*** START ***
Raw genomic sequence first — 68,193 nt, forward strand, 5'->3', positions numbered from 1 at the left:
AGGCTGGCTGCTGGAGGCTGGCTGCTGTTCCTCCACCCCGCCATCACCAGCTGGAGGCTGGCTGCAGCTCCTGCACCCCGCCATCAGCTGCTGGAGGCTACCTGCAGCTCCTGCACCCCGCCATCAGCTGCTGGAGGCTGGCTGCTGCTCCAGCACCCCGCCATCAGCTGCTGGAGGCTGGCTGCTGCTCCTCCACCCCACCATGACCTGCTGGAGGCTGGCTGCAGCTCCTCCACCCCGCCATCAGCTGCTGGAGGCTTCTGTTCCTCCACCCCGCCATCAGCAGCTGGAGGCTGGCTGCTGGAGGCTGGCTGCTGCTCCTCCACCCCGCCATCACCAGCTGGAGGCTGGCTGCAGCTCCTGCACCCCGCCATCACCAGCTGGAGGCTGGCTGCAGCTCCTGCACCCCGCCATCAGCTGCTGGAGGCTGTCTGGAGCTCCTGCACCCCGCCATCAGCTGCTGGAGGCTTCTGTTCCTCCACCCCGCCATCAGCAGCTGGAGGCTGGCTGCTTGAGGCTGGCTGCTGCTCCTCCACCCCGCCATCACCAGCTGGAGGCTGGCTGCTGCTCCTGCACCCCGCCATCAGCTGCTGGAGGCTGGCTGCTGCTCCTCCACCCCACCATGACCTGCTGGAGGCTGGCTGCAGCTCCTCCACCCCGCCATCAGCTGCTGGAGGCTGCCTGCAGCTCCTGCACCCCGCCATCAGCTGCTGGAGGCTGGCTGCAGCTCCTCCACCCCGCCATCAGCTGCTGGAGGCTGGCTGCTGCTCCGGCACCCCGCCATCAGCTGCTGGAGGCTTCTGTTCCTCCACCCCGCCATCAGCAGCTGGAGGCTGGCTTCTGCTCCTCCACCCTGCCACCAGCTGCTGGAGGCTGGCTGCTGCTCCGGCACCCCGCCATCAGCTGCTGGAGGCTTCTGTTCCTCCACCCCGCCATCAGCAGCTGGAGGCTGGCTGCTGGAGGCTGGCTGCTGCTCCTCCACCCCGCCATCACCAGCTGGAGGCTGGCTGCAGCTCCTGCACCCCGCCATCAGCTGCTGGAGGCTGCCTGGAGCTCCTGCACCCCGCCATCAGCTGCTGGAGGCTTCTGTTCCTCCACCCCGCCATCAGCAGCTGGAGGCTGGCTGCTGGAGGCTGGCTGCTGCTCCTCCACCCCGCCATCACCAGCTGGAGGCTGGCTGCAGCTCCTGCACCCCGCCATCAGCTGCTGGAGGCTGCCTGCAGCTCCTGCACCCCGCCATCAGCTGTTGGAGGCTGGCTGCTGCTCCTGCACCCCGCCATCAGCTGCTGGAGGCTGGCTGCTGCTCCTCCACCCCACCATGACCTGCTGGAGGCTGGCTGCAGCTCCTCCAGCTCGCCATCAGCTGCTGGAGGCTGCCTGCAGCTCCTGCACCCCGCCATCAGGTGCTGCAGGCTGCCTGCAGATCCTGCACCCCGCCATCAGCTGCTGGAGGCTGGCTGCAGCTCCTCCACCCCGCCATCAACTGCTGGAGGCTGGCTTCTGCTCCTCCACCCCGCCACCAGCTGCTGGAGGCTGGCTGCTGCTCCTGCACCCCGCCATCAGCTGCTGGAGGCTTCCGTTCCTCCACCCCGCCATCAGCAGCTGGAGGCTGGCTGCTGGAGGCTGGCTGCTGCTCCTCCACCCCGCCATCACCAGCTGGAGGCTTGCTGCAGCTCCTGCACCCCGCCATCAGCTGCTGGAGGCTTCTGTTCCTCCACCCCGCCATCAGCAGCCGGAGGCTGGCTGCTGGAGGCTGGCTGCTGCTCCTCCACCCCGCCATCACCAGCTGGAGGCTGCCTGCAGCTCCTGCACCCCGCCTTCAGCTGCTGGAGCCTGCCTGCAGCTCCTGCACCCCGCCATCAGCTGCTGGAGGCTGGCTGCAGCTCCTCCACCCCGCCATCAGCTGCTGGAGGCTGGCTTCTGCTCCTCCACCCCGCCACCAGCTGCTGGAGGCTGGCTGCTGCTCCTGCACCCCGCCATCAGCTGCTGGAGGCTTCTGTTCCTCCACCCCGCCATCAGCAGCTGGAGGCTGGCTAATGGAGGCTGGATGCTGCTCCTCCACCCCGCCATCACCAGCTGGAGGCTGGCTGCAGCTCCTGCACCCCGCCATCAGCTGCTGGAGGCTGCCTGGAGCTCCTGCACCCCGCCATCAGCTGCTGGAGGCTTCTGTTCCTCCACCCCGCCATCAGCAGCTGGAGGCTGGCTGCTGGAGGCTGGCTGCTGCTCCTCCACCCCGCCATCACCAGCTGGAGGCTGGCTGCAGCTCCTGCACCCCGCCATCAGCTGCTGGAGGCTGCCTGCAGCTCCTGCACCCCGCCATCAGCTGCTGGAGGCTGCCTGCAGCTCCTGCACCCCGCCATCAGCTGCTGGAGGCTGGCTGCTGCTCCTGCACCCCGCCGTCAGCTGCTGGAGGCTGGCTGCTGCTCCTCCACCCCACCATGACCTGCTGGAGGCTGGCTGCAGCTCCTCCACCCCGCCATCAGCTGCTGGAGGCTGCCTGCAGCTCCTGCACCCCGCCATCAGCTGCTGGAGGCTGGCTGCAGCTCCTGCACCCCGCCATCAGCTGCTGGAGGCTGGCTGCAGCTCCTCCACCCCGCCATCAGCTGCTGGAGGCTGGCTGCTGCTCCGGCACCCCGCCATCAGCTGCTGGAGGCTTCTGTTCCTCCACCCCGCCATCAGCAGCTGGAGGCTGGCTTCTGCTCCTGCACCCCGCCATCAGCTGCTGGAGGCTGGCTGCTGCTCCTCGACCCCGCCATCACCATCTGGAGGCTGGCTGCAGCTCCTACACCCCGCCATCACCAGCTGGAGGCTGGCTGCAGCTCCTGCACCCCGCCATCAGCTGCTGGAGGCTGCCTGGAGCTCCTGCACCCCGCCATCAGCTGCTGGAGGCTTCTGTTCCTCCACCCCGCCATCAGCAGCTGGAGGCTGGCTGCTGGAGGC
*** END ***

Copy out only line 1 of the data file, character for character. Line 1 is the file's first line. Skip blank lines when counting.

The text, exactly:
Raw genomic sequence first — 68,193 nt, forward strand, 5'->3', positions numbered from 1 at the left: